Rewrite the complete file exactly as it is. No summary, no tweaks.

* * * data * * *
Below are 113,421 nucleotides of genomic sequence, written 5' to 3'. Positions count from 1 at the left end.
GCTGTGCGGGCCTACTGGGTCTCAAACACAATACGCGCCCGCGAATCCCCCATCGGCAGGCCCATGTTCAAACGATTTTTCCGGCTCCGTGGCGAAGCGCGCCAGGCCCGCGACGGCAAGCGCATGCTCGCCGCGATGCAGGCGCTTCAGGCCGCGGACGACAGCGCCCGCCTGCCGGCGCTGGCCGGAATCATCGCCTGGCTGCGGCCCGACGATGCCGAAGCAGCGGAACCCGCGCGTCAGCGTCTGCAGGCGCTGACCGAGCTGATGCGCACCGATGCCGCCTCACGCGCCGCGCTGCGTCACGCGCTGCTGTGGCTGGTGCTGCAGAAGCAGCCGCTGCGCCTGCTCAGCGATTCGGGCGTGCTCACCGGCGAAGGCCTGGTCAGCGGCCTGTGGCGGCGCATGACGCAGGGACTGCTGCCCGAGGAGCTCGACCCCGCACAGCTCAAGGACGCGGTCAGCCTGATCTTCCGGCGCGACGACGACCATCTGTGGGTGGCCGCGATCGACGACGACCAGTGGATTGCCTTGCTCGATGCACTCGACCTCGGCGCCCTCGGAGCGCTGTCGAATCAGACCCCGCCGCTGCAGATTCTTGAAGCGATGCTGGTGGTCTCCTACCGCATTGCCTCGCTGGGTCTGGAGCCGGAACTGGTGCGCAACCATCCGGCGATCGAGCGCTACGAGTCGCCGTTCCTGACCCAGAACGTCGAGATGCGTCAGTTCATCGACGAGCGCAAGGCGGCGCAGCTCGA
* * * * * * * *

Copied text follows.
Below are 113,421 nucleotides of genomic sequence, written 5' to 3'. Positions count from 1 at the left end.
GCTGTGCGGGCCTACTGGGTCTCAAACACAATACGCGCCCGCGAATCCCCCATCGGCAGGCCCATGTTCAAACGATTTTTCCGGCTCCGTGGCGAAGCGCGCCAGGCCCGCGACGGCAAGCGCATGCTCGCCGCGATGCAGGCGCTTCAGGCCGCGGACGACAGCGCCCGCCTGCCGGCGCTGGCCGGAATCATCGCCTGGCTGCGGCCCGACGATGCCGAAGCAGCGGAACCCGCGCGTCAGCGTCTGCAGGCGCTGACCGAGCTGATGCGCACCGATGCCGCCTCACGCGCCGCGCTGCGTCACGCGCTGCTGTGGCTGGTGCTGCAGAAGCAGCCGCTGCGCCTGCTCAGCGATTCGGGCGTGCTCACCGGCGAAGGCCTGGTCAGCGGCCTGTGGCGGCGCATGACGCAGGGACTGCTGCCCGAGGAGCTCGACCCCGCACAGCTCAAGGACGCGGTCAGCCTGATCTTCCGGCGCGACGACGACCATCTGTGGGTGGCCGCGATCGACGACGACCAGTGGATTGCCTTGCTCGATGCACTCGACCTCGGCGCCCTCGGAGCGCTGTCGAATCAGACCCCGCCGCTGCAGATTCTTGAAGCGATGCTGGTGGTCTCCTACCGCATTGCCTCGCTGGGTCTGGAGCCGGAACTGGTGCGCAACCATCCGGCGATCGAGCGCTACGAGTCGCCGTTCCTGACCCAGAACGTCGAGATGCGTCAGTTCATCGACGAGCGCAAGGCGGCGCAGCTCGA